This summer, I started volunteering at the Wildlife Rehab Center, which has been an amazing experience. We mostly have birds of all sizes- from hummingbirds to Harris Hawks. We occasionally get mammals as well; I have seen skunks, squirrels, and even bobcats. What a treat to be able to see these animals and birds up close! Here’s a picture of one of my favorite current residents, a young roadrunner that I have fed since he was hatched. He will eventually become an educational animal, because it wouldn’t do to have him hopping up on people’s shoulders and begging for food in the wild…
The lull of the summer ended with the Arizona Trail Association’s yearly Rendezvous in Mormon Lake at the end of September. I was invited to be the speaker for the first evening, and I really enjoyed being able to share my journey with a room of AZT enthusiasts. I spent a week in the Flagstaff area, and got to hike the Humphreys Summit Trail to the highest point in Arizona at 12,637 ft. I explored the Inner Basin as well.
I also returned to one of my favorite places on the Arizona Trail, multicolored sandstone cliffs north of Marshall Lake. To get to these cliffs, take the Sandy Saddle trail from Canyon View Campground to the Arizona Trail and go south.
After the Rendezvous and hiking in Flagstaff, I hiked down to the Trail Crew Bunkhouse at the Grand Canyon to do a week’s worth of volunteer work with the Grand Canyon Hikers and Backpackers Association cleaning up the area near the Bright Angel Campground and Phantom Ranch. What a wonderful experience! The group from the GCHBA was a friendly, hardworking bunch, and the 12 of us got along very well for having to all sleep in one house. (I had been worried, because you know what happens on reality TV when you put 12 people in close quarters…) Waking up each morning on the sleeping porch of the bunkhouse with the Canyon all around was exquisite. Then on my hike out I saw the most unbelievable double rainbow over O’Neill Butte.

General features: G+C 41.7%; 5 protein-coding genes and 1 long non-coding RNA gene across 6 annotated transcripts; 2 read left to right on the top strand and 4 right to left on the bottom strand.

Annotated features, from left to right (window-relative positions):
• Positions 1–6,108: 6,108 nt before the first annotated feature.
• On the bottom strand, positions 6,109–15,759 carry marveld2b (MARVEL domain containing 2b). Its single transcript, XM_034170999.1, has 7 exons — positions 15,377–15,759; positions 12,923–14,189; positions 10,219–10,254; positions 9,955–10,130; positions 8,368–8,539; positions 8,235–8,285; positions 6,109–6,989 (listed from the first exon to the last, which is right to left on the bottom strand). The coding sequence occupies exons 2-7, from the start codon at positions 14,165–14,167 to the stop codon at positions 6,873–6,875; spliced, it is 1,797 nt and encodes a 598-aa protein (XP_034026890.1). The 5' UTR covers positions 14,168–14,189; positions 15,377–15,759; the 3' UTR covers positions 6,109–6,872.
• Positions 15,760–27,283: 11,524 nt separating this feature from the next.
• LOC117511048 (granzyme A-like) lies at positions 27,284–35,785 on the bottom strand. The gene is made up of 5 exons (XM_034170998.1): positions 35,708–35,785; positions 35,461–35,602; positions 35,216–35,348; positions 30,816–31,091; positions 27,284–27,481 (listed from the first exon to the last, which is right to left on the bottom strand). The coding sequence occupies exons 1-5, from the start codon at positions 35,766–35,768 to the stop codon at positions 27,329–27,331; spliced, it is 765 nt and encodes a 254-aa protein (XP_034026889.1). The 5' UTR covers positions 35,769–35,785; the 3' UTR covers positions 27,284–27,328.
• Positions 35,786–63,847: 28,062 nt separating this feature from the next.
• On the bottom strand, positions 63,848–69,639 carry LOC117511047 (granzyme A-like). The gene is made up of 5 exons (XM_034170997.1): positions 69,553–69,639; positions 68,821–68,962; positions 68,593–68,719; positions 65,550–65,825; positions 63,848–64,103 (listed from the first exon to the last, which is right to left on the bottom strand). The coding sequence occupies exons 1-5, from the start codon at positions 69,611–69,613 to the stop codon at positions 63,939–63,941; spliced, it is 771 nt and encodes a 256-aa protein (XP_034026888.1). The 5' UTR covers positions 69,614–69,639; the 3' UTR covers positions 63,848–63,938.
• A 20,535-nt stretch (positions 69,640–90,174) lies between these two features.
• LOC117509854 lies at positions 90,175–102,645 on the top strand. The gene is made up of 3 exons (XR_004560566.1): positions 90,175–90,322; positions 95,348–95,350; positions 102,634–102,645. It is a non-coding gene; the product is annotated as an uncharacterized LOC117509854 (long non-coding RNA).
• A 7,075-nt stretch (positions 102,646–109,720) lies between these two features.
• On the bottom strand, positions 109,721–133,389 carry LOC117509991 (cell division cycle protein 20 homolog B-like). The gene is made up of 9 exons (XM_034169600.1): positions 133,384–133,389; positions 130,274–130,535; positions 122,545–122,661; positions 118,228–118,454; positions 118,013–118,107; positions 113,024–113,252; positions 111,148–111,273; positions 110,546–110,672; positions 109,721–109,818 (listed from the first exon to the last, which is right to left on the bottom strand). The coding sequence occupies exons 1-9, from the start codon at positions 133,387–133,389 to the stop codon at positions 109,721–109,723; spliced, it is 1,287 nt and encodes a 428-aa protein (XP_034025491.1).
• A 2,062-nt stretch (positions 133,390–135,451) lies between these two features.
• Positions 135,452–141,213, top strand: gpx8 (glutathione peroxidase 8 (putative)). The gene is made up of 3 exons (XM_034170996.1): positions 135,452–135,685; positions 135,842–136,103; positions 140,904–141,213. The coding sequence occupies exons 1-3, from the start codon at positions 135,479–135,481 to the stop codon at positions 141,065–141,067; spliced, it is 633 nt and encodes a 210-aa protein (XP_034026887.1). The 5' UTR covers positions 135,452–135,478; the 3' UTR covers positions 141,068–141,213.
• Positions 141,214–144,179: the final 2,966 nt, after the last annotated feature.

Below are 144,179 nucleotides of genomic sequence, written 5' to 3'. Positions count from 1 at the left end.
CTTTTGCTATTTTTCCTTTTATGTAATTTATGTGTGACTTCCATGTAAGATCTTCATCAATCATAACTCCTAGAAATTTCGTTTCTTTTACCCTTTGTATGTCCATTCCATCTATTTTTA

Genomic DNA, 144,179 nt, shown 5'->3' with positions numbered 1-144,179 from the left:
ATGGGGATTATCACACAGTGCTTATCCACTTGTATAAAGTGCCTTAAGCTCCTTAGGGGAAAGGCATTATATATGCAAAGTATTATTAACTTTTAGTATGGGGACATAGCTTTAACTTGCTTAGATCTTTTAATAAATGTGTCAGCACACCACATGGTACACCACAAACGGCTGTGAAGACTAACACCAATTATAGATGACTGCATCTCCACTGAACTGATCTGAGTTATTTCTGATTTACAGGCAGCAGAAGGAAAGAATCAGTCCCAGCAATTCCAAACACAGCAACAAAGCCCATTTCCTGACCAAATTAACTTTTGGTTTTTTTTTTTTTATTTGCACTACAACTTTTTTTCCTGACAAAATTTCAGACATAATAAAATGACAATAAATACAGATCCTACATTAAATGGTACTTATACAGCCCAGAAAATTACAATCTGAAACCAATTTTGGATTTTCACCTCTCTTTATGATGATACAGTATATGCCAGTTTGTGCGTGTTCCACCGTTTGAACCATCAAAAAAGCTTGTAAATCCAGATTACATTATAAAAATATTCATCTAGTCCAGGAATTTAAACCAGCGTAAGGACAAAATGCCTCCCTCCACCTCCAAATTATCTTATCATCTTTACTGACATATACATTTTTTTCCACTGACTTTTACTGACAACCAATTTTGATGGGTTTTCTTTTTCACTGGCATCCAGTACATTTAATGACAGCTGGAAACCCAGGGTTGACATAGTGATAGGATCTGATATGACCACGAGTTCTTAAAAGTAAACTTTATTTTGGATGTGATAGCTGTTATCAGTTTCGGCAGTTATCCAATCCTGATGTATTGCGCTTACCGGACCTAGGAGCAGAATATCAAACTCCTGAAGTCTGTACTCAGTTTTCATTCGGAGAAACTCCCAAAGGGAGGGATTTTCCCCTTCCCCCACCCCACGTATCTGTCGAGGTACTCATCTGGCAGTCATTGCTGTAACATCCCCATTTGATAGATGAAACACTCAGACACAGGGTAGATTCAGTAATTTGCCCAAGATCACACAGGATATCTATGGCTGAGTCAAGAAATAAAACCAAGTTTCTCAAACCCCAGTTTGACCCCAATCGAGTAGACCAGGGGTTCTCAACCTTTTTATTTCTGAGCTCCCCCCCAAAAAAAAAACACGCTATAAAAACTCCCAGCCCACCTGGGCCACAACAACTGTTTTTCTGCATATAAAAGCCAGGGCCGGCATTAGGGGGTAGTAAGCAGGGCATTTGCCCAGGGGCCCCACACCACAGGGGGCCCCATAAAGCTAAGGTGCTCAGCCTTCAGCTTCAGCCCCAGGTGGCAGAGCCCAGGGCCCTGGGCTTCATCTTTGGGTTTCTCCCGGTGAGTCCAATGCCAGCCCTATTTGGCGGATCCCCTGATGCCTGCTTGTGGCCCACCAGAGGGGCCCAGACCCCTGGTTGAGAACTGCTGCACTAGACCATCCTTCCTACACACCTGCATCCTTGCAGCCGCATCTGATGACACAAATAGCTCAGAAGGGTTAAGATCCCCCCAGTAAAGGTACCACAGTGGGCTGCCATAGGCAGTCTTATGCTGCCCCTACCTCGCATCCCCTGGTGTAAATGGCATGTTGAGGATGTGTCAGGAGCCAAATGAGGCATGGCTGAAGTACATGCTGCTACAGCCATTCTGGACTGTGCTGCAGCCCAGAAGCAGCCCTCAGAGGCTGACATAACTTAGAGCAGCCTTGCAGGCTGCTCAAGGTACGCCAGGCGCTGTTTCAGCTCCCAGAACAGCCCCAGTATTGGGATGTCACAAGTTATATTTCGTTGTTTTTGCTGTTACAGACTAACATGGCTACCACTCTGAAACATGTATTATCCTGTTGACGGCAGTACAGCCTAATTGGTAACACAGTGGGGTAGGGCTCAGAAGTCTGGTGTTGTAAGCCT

In October, my brother Shawn came out to visit and my husband and I took him to Las Vegas. While they were gambling, I snuck out to one of my favorite places- the Valley of Fire State Park, about an hour’s drive from the Strip. I spent the day hiking off-trail, exploring the colorful slot canyons and interesting rock formations. The picture on the header of my website is from the Valley of Fire.
In October, I launched this blog, so much of the rest of the year has been documented on this website. December was a quiet month, I rolled my ankle a couple of weeks back and have been taking it easy to let it heal.
I want to end this retrospective by thanking all my readers of this and my Arizona Trail blog. I really enjoy your comments and hope to share many more adventures with you in the upcoming year.